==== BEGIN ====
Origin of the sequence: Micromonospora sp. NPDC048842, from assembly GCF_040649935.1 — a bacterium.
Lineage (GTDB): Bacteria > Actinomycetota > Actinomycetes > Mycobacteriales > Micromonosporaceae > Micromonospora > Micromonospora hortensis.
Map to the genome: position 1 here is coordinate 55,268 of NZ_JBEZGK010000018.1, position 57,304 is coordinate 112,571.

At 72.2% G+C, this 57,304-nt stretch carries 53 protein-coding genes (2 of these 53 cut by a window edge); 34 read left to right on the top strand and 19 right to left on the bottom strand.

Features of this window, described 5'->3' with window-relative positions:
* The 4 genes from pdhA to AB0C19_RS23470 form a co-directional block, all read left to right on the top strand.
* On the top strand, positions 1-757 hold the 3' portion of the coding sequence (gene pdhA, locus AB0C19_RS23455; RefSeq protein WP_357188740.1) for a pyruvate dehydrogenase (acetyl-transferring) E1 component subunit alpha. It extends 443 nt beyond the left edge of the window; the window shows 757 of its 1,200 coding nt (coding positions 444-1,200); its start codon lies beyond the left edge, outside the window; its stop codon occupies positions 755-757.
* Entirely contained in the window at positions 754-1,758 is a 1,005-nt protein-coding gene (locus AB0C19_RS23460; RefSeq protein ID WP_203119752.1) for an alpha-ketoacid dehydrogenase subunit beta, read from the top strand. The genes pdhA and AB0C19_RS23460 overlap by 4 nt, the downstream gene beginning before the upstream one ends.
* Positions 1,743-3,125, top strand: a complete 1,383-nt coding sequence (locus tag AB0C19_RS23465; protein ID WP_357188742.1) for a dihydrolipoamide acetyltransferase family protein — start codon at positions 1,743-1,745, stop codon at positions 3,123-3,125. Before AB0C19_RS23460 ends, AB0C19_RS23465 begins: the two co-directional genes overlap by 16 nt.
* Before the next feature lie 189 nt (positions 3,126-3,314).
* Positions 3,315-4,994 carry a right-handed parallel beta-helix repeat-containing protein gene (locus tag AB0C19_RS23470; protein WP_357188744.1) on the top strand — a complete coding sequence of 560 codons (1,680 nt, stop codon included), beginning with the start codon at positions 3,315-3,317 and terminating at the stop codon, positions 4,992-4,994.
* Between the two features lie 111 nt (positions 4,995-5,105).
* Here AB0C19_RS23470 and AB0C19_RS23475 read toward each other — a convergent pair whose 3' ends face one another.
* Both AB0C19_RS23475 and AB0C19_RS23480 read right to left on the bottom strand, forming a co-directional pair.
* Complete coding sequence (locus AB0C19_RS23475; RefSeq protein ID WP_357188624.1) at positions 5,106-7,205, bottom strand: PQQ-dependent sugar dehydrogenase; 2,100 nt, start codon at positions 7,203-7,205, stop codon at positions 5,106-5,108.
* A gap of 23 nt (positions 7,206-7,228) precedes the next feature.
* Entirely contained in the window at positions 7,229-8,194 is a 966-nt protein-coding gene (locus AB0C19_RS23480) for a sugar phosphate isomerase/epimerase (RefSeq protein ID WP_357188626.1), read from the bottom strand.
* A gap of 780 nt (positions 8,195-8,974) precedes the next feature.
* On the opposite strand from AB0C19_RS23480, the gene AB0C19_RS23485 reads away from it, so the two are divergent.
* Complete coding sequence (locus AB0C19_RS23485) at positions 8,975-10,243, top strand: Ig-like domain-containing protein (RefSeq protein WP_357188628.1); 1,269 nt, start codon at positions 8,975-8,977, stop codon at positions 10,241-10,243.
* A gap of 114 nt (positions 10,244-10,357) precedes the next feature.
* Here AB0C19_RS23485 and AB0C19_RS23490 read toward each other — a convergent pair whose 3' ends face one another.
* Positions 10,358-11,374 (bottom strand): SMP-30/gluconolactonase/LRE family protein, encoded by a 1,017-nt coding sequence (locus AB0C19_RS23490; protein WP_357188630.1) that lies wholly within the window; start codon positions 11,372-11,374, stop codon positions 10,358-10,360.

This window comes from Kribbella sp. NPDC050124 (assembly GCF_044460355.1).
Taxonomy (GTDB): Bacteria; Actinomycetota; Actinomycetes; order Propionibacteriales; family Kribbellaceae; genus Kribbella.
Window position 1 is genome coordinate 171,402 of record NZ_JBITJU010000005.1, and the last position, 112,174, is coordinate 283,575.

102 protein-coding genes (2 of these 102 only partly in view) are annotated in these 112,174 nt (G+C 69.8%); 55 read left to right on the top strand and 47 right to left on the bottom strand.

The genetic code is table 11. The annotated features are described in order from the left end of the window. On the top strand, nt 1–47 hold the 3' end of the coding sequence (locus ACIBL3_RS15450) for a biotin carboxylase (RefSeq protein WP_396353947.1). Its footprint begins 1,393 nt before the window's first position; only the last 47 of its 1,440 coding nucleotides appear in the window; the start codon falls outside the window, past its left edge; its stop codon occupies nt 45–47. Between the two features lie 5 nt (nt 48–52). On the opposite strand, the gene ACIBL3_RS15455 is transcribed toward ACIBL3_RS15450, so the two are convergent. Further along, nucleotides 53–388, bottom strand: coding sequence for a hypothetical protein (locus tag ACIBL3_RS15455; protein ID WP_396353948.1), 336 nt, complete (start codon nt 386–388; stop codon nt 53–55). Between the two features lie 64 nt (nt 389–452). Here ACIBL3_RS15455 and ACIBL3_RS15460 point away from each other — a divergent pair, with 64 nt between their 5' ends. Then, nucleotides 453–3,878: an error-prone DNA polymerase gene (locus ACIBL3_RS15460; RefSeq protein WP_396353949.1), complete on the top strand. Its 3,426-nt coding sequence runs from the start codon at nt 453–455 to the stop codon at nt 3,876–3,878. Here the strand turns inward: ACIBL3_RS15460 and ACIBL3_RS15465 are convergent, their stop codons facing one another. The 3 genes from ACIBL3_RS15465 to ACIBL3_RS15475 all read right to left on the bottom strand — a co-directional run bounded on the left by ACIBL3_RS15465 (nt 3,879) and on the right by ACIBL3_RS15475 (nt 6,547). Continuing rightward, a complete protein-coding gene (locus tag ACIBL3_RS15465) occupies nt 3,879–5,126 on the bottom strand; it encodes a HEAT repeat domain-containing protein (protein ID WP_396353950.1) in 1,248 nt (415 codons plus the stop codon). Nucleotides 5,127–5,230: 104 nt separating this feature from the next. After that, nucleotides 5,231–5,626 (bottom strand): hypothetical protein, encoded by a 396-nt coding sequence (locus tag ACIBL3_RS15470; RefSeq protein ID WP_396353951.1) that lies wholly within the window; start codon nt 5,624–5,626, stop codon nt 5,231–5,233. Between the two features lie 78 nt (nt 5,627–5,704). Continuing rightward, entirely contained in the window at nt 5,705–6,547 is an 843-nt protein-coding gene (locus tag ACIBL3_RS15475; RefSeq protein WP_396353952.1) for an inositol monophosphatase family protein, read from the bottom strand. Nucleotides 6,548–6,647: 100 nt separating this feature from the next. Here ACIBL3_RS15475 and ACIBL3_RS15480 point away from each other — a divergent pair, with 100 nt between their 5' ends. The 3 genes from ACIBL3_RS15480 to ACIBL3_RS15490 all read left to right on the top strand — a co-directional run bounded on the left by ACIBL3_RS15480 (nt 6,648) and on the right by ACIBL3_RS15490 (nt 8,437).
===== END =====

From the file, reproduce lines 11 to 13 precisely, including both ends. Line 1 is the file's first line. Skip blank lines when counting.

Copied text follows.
* Positions 3,315-4,994 carry a right-handed parallel beta-helix repeat-containing protein gene (locus tag AB0C19_RS23470; protein WP_357188744.1) on the top strand — a complete coding sequence of 560 codons (1,680 nt, stop codon included), beginning with the start codon at positions 3,315-3,317 and terminating at the stop codon, positions 4,992-4,994.
* Between the two features lie 111 nt (positions 4,995-5,105).
* Here AB0C19_RS23470 and AB0C19_RS23475 read toward each other — a convergent pair whose 3' ends face one another.